It is so dry in California that the U.S. Department of Agriculture recently reported that 94 percent of the state's massive $45 billion farm economy is suffering from severe to "exceptional" drought.
That could change—dramatically.
"The odds are stacked that we will see a return for the first time in five years to El Niño in the summer or fall of 2014," said USDA meteorologist Brad Rippey. "Odds are in the ballpark of one-half to two-thirds likelihood."
El Niño is a weather phenomenon that begins with warming waters in the eastern Pacific. It often creates drought in much of Asia and Australia, with cooler and wetter weather in North America. "For U.S. agriculture in very general terms, El Niño is a rainmaker," Rippey said.
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That should be good for farmers across the country, leading to higher yields for things such as corn, soybeans and cotton. As for California, Rippey said if an El Niño is strong enough, it could eradicate years of drought in one season. It's happened before.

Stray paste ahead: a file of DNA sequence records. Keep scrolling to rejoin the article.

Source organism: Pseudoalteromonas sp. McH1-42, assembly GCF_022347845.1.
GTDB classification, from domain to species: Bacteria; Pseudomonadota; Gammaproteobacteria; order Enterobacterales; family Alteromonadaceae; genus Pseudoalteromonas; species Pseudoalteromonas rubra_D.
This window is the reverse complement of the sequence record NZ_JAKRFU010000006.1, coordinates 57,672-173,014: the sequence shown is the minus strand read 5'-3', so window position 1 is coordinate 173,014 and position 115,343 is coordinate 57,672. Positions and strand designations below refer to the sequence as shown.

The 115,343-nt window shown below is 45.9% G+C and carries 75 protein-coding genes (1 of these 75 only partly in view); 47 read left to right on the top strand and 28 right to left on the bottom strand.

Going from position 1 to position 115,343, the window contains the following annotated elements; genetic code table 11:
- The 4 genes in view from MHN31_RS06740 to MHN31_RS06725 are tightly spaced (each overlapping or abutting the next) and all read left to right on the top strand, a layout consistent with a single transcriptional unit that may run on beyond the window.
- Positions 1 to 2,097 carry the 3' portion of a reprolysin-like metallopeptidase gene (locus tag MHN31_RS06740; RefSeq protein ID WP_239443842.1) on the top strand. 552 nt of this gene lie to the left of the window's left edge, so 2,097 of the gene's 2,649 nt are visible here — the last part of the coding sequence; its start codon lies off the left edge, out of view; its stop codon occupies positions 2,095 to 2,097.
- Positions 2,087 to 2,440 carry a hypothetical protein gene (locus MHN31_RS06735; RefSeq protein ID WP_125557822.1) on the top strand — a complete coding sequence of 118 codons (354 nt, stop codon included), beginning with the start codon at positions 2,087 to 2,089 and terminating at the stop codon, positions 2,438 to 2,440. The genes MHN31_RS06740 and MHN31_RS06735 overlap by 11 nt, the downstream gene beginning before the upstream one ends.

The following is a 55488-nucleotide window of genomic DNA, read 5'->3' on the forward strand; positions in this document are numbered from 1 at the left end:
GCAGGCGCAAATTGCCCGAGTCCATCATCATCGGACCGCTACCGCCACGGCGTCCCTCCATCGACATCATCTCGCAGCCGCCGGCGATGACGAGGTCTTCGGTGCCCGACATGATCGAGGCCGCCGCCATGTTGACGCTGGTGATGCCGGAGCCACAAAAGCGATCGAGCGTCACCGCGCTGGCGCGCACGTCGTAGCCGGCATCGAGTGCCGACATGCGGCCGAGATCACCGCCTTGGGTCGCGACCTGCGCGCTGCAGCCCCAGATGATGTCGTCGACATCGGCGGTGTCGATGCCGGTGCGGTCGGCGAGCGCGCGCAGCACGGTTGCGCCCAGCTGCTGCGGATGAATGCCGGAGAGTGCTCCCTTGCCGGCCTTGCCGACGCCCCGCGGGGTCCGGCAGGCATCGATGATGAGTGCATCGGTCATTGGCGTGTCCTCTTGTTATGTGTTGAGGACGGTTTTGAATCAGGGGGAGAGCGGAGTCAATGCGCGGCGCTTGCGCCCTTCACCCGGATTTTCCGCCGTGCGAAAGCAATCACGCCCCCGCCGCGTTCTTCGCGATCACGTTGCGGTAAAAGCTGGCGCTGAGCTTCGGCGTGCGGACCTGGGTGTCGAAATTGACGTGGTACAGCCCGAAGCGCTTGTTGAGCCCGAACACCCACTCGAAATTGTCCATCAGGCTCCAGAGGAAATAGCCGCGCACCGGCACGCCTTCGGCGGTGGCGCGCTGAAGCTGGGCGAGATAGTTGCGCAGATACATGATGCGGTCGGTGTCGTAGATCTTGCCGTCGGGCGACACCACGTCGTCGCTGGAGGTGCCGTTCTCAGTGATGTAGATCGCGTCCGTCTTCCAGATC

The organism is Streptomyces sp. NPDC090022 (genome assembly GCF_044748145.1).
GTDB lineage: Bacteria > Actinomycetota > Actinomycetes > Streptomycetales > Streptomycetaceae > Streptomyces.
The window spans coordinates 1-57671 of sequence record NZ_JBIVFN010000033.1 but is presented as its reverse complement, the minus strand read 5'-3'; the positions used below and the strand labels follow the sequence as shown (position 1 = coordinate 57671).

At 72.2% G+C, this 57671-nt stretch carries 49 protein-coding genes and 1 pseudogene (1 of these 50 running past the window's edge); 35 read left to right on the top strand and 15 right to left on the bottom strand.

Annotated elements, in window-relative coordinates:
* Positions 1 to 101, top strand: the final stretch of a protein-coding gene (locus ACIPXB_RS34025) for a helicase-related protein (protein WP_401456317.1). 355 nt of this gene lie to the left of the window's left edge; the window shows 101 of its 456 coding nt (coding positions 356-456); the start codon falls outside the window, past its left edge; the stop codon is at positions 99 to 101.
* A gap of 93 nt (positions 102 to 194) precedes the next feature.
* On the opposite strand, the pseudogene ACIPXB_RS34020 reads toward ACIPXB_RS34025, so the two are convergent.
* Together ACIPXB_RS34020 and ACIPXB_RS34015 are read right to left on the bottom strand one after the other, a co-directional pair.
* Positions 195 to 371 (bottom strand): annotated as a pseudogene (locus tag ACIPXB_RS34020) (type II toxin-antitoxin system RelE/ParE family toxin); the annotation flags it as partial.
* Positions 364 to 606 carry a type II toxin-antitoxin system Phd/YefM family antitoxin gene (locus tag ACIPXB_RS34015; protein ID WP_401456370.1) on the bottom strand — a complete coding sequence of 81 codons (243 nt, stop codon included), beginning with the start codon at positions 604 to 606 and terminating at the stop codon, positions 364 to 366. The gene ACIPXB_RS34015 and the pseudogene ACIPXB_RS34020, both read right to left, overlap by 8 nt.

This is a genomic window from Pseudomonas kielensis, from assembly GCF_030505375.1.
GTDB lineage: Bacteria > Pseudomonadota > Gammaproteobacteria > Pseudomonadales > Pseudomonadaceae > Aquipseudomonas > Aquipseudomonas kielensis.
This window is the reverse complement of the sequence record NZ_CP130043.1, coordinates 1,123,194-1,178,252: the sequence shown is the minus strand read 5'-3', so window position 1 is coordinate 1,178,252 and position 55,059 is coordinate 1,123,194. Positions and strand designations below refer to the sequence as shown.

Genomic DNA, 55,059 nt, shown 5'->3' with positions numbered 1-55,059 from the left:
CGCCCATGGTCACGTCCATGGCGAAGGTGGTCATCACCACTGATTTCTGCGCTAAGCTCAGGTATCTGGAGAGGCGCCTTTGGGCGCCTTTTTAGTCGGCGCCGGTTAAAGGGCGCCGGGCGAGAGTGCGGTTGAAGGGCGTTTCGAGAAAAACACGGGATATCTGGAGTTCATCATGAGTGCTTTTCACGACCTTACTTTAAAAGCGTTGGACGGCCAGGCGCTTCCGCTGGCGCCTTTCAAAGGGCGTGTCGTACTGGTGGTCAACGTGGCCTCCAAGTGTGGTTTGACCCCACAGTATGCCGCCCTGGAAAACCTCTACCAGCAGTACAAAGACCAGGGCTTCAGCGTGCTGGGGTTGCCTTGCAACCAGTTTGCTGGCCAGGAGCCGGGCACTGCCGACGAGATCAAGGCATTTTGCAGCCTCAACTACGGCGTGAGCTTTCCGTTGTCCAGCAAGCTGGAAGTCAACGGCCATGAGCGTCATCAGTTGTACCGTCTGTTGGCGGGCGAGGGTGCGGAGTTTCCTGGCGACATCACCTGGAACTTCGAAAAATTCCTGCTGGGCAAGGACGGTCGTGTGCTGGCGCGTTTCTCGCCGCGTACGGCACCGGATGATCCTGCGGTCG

"Some of the historically strong El Niños—1982-83, 1997-98—the hallmark of those were flooding rains and heavy mountain snowfall across much of California."
The '82-'83 El Niño caused an estimated 2,000 deaths globally and $13 billion in damage, according to National Geographic, but the most memorable pictures may have been oceanfront mansions in Malibu being swept away. "That was scary," actress Dyan Cannon said at the time as waves crashed through her home. "I panicked."